Just a little anecdote to illustrate this holy land’s weird take on smart people. Take a hike over to India, say, or France or most of the other 200 or so nations on this mad, mad, mad, mad world and you’ll find intellectuals are held in the highest esteem. Here? Nope.
Educated, well-read folk here are called nerds, eggheads, and worse. A smart American man is one who has made a billion dollars. An American woman is bright if she’s cashed in on her looks. Conversely, the 22-year-old who’s working on her PhD in English literature is a dope — how in the hell is she going to make a living on that?
In Italy, a man of intellect is called dottore (doctor), a sign of great respect. (IDK what Italians call brainy woman — feminists pretty much everywhere on this planet are, at best, tolerated.)
So, anyway, I’m reading the book Rocket Men by Craig Nelson. The 2010 New York Times bestseller recounts the story of the tens of thousands of people (women included, believe it or not) involved in the US space program from the inception of NASA in 1958 through the Apollo 11 moon landing in the summer of 1969. The original NASA astronauts, dubbed the Mercury Seven, were hailed as mythical, mystical heroes even before the first manned capsules went into space. Pix of the Seven graced the covers of dozens of the most popular magazines. Their faces were on the news seemingly night after night. Life did a series of worshipful pieces on them, turning them into such familiar figures that any grade school kid (including the one you’re reading right now) could name them.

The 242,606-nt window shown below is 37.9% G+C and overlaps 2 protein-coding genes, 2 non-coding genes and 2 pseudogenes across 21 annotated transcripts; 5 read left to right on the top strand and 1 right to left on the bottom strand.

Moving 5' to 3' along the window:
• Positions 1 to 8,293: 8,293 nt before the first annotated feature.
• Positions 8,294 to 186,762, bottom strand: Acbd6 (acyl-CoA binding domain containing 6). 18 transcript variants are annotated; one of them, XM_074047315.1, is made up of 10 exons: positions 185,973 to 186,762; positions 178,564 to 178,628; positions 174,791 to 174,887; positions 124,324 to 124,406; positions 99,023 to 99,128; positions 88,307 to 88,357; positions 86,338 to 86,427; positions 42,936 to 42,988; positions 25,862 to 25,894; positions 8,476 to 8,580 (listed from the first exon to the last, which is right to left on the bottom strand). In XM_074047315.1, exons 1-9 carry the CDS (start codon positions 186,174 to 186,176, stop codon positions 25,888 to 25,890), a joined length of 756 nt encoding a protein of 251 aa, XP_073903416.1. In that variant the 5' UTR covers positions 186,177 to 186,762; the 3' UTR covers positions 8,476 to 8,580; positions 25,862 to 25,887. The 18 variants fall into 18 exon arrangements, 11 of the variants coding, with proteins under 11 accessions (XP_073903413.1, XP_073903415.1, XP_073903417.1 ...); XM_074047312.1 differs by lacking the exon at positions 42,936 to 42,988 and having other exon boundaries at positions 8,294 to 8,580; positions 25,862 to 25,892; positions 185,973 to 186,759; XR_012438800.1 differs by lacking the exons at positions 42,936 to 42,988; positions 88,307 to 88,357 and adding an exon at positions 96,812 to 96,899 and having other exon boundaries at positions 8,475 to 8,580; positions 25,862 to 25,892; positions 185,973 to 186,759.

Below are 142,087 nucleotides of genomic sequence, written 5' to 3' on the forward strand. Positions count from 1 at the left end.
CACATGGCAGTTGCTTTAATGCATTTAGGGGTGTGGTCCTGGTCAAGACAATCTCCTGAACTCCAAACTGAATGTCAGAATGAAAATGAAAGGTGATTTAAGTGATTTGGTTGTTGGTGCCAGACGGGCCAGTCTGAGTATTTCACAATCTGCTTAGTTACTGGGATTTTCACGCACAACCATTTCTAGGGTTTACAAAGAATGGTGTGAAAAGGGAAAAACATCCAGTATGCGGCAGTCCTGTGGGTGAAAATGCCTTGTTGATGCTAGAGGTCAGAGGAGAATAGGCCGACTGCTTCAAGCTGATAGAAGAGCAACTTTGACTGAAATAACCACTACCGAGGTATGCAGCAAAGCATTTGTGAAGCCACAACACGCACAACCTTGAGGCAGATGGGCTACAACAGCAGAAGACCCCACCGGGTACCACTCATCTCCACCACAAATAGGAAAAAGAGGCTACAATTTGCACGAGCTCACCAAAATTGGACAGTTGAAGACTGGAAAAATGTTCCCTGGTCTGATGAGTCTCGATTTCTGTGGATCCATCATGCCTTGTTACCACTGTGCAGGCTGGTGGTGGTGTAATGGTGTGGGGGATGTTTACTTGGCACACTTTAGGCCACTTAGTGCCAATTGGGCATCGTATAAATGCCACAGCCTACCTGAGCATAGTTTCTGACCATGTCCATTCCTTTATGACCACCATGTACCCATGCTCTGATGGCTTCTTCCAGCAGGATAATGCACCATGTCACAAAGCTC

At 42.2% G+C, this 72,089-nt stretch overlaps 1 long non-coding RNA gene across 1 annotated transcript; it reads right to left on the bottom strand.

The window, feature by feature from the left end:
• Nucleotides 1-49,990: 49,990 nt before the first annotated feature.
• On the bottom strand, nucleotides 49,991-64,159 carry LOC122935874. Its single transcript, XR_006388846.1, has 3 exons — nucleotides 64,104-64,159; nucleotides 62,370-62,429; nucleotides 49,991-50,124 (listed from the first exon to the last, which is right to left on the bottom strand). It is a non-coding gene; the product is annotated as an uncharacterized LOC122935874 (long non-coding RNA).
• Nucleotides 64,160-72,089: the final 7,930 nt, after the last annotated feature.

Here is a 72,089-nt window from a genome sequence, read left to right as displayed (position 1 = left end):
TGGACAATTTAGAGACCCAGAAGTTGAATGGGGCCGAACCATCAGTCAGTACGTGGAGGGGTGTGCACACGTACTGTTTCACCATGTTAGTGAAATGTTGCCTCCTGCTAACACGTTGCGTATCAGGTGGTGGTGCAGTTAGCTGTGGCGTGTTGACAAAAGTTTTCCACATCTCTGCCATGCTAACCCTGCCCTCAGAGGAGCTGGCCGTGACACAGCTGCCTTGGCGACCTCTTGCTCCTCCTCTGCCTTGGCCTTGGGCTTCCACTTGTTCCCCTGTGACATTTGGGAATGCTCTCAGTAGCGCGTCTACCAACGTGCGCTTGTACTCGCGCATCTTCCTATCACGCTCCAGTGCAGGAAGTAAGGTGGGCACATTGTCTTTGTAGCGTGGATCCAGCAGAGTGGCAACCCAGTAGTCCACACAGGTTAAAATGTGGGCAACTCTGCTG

They were to Americans what Hercules, Achilles, Theseus, and Odysseus were to the Ancient Greeks. (BTW: None of them is left. The last of the original American spacemen was John Glenn who died this past December at the age of 95.)
NASA paraded the Mercury Seven around the country in the lead-up to the first Mercury manned launches. The agency’s publicists stood on their heads to portray the likes of Glenn, Wally Schirra, Gus Grissom, and the rest as regular Joes and the boys next door. The astronauts responded to questions from reporters with aw shucks, self-deprecating platitudes. The flacks figured America would take the astronauts to heart only if they were viewed as cowboys in pressure suits. Book learnin’? Puh-leaze, our boys had more important things to do than study propellants, drag, net thrust, the delta-V equation, and mass ratios. Why, they had to shoot bad guys (the Russkies) dead at high noon. They had to ride wild ponies into the heavens, thinking nothing of their own safety. Calculus? Hypergolics? That stuff was for pussies, like them damned college perfessors.
The publicists took great pains to essentially conceal from the public the fact that the Seven were really brilliant men of science. Every one of them had done extensive study in engineering, physics, aerodynamics, and the like.
Alan Shepard’s IQ, for example, was measured at 145 in naval academy prep school — genius level — when he was only 16 years old.
The American people remained blissfully unaware that their new heroes were Einsteins. Pete Conrad, in fact, one of the “New Nine,” the second wave of astronauts brought into NASA in 1962, was a student at Princeton when that institution’s most famous employee, Albert Einstein himself, died in 1955. Conrad, it has been reported, openly wept upon hearing the news.
None of this was considered necessary info for Americans to know. Then again, very little real info is necessary for Americans to know.
The Woman In The Moon